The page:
For Immediate Release
Majority of Workers Still Hide Sexual Orientation, Gender Identity at Work
New “Degrees of Equality” report finds persistent negative climate for LGBT workers
majority – 51 percent – of lesbian, gay, bisexual and transgender
workers continue to hide their identity from most or all co-workers,
according to a new report released today from the Human Rights Campaign
Foundation that examines the real-life experiences of LGBT workers.
The report, “Degrees of Equality: A National Study Examining Workplace
Climate for LGBT Employees,” found that, despite significant advances
in employment policies at major U.S. corporations, a majority of LGBT
workers continue to experience a range of negative consequences because
of their sexual orientation and gender identity. Younger workers are
even more likely to hide their LGBT identity – only 5 percent of LGBT
employees ages 18 to 24 say they are totally open at work, compared to
more than 20 percent in older age cohorts. The report is available for
download at www.DegreesOfEquality.org.
attitudes towards LGBT people have come a long way, but we can’t forget
that people still struggle at work and that this has a profound impact
on LGBT workers’ careers,” said Joe Solmonese, president of the Human
Rights Campaign Foundation. “Degrees of Equality helps us bridge the
gap between policy and practice to fully understand LGBT workers’
experiences. The more we understand the workplace, the more we can
help usher it to a place where all employees can thrive.”
study examined why workers chose to disclose their LGBT identity or
not, how these issues arise in the workplace, the impact they have for
businesses and what can be done to improve productivity and retention.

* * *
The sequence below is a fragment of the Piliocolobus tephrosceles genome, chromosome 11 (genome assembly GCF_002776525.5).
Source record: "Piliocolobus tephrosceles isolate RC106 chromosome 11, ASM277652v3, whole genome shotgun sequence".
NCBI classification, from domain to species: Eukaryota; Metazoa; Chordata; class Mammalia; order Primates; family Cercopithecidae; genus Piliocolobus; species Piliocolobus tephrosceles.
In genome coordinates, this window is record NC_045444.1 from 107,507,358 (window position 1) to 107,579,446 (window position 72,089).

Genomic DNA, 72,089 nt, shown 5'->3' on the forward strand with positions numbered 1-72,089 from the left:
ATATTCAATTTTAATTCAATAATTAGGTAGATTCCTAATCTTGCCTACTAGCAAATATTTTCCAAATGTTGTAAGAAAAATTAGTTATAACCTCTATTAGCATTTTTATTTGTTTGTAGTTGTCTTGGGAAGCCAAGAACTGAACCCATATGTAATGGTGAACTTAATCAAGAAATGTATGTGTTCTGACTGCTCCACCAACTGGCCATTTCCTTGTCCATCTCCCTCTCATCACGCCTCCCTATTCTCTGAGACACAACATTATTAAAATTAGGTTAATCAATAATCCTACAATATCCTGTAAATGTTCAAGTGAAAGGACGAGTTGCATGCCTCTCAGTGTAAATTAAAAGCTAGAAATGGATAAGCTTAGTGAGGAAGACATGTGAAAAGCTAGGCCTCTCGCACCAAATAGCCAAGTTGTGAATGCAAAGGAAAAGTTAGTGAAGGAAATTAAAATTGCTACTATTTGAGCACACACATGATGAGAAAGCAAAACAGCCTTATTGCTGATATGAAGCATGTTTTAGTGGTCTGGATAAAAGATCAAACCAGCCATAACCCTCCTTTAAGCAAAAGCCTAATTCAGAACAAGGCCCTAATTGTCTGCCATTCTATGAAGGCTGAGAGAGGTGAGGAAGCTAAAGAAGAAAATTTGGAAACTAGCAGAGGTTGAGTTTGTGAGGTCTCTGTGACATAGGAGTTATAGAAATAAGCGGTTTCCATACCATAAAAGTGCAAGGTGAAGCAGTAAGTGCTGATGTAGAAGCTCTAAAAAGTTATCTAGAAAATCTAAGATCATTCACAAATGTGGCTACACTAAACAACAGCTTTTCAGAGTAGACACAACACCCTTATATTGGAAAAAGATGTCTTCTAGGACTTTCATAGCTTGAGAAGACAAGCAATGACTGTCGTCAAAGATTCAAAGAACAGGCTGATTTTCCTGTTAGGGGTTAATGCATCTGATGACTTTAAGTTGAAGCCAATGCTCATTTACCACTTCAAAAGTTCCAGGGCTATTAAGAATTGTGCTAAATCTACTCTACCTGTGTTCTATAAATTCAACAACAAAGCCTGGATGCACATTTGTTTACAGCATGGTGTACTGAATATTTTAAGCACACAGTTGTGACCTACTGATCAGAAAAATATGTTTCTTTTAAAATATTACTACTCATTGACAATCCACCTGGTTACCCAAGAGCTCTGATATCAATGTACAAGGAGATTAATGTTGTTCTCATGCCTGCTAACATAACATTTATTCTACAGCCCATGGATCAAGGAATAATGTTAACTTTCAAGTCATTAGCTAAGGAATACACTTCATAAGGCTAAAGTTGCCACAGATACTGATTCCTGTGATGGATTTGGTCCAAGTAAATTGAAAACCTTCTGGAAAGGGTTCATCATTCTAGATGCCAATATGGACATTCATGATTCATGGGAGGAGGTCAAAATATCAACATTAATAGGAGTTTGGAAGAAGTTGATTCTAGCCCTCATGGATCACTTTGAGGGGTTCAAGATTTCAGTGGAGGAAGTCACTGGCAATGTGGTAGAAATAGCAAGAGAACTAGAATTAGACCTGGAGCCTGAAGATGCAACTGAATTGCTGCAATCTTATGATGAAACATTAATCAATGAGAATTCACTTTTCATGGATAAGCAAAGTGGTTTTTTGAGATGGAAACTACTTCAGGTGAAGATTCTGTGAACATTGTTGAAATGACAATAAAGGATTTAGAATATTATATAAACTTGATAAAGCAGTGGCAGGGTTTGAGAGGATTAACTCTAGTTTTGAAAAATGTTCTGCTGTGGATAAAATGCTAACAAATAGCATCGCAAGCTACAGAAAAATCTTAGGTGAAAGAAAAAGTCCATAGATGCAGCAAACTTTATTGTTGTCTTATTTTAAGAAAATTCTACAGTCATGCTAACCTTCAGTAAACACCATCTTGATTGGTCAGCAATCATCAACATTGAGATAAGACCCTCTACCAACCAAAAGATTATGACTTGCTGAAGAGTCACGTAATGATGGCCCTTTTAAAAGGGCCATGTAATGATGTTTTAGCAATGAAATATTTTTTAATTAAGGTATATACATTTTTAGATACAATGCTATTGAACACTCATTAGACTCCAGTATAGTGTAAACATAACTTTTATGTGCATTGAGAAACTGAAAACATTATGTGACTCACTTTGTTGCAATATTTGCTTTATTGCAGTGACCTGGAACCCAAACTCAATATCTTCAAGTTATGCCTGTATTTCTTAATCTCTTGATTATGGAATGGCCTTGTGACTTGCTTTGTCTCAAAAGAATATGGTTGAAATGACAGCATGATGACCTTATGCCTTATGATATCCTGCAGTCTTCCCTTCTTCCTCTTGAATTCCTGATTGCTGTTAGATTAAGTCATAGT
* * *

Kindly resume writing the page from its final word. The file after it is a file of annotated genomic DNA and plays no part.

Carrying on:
In recent years, businesses have engaged in sustained efforts to
implement policies aimed at creating safe and productive workplaces for
talented LGBT employees. The number of companies that receive top
ratings on the Human Rights Campaign Foundation Corporate Equality
Index, for example, rose from just 13 in 2002 to 305 in the 2010 report
released last week.
significant numbers of LGBT employees continue to experience a negative
workplace climate that affects productivity, retention and professional
relationships. At least once in the past year, 42 percent of LGBT
employees report lying about their personal lives, 27 percent have felt
distracted, 21 percent have job searched and 13 percent have stayed
home from work as a result of working in an environment that is not
always accepting of LGBT people.
reasons for hiding their identities, 39 percent fear losing
connections, 28 percent fear not being considered for advancement, 17
percent fear getting fired and more than one in ten (13 percent) fear
for their personal safety. Transgender workers are much more likely
than other groups to report fearing for their personal safety – 40
percent compared to 20 percent of gay men. And 42 percent of
transgender workers feared getting fired if they revealed their LGBT
identity, compare to 22 percent of gay men.